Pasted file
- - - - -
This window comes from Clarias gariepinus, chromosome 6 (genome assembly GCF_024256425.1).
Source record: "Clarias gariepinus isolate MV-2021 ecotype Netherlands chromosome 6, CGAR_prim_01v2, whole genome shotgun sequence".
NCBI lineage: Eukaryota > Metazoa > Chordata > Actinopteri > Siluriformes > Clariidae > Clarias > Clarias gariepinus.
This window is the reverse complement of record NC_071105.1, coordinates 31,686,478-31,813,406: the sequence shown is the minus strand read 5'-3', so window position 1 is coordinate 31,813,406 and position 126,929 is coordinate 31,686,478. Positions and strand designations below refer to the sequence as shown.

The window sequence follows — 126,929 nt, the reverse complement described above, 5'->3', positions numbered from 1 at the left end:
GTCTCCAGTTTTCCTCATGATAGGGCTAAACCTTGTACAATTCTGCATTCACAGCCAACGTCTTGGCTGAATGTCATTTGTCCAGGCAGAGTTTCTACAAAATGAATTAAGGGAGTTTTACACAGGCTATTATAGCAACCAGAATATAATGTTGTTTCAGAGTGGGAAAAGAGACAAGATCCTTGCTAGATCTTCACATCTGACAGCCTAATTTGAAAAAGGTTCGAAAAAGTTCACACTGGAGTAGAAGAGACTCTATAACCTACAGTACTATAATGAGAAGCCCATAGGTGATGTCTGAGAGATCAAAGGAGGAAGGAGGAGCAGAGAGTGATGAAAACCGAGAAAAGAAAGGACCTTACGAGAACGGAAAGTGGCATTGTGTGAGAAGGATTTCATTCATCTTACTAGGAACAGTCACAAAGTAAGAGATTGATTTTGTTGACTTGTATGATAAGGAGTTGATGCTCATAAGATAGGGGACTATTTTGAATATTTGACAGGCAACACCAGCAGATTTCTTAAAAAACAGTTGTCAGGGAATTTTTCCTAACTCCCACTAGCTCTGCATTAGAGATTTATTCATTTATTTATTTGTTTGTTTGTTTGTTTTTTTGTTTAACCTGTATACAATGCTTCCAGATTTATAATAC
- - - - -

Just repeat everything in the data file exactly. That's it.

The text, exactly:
This window comes from Clarias gariepinus, chromosome 6 (genome assembly GCF_024256425.1).
Source record: "Clarias gariepinus isolate MV-2021 ecotype Netherlands chromosome 6, CGAR_prim_01v2, whole genome shotgun sequence".
NCBI lineage: Eukaryota > Metazoa > Chordata > Actinopteri > Siluriformes > Clariidae > Clarias > Clarias gariepinus.
This window is the reverse complement of record NC_071105.1, coordinates 31,686,478-31,813,406: the sequence shown is the minus strand read 5'-3', so window position 1 is coordinate 31,813,406 and position 126,929 is coordinate 31,686,478. Positions and strand designations below refer to the sequence as shown.

The window sequence follows — 126,929 nt, the reverse complement described above, 5'->3', positions numbered from 1 at the left end:
GTCTCCAGTTTTCCTCATGATAGGGCTAAACCTTGTACAATTCTGCATTCACAGCCAACGTCTTGGCTGAATGTCATTTGTCCAGGCAGAGTTTCTACAAAATGAATTAAGGGAGTTTTACACAGGCTATTATAGCAACCAGAATATAATGTTGTTTCAGAGTGGGAAAAGAGACAAGATCCTTGCTAGATCTTCACATCTGACAGCCTAATTTGAAAAAGGTTCGAAAAAGTTCACACTGGAGTAGAAGAGACTCTATAACCTACAGTACTATAATGAGAAGCCCATAGGTGATGTCTGAGAGATCAAAGGAGGAAGGAGGAGCAGAGAGTGATGAAAACCGAGAAAAGAAAGGACCTTACGAGAACGGAAAGTGGCATTGTGTGAGAAGGATTTCATTCATCTTACTAGGAACAGTCACAAAGTAAGAGATTGATTTTGTTGACTTGTATGATAAGGAGTTGATGCTCATAAGATAGGGGACTATTTTGAATATTTGACAGGCAACACCAGCAGATTTCTTAAAAAACAGTTGTCAGGGAATTTTTCCTAACTCCCACTAGCTCTGCATTAGAGATTTATTCATTTATTTATTTGTTTGTTTGTTTGTTTTTTTGTTTAACCTGTATACAATGCTTCCAGATTTATAATAC